December 22, 2010. VANCOUVER – The first killer whale to be released into the wild after human intervention was recently spotted in good health north of Vancouver Island with the rest of its pod.
Ten-year-old Springer, found orphaned (ndlr Sibylline : at 24 months ???) and starving near the Seattle waterfront over eight years ago, was reported to be in excellent condition by research biologists.
The young whale’s recovery was made possible by the Vancouver Aquarium’s B.C. wild killer whale adoption program, which has funded research efforts for 18 years.
“Killer whales are an iconic species, the public care about them. But going out in boats is expensive and with the kind of research we do, we needed to find some way to fund it,” said Lance Barrett-Lennard, a senior marine mammal scientist and adjunct professor at the University of British Columbia.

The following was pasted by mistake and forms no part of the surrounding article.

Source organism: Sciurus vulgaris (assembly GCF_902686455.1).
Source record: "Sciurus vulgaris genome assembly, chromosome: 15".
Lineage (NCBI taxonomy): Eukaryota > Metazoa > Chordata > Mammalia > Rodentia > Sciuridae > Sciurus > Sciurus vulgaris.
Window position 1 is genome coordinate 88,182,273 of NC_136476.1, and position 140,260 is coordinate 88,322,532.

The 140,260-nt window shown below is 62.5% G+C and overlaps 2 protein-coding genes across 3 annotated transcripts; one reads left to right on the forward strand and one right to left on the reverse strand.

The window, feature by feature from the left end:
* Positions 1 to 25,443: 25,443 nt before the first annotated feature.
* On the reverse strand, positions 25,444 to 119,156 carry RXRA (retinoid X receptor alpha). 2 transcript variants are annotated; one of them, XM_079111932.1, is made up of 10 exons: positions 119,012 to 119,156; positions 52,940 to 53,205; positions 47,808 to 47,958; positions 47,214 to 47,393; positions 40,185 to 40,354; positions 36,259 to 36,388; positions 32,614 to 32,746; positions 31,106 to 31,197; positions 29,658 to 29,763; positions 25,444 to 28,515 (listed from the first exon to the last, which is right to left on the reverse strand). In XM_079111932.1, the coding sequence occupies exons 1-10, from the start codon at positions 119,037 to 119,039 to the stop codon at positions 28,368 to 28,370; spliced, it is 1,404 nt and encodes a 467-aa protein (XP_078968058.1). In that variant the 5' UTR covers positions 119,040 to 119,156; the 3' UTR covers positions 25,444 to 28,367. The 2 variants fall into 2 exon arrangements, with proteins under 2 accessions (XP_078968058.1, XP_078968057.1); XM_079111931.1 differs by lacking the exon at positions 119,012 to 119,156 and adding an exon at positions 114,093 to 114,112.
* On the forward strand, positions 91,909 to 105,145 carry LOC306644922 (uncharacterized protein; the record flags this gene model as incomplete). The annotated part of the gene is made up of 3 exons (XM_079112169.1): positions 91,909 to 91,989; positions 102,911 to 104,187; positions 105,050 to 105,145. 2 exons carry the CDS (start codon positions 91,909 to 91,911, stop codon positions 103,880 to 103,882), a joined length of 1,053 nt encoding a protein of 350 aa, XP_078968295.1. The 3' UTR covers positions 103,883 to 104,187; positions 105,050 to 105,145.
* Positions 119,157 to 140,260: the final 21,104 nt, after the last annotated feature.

“[Springer's rescue] was to a great extent because of the research that we conducted and contributed to her over the years.”
The program raises between $60,000-$70,000 annually, and Barrett-Lennard estimated over 10,000 whales had been adopted.
“We’ve got quite a loyal following,” he said. “It provides people with the opportunity to symbolically adopt a killer whale and in so doing, support conservation-oriented research of the species.”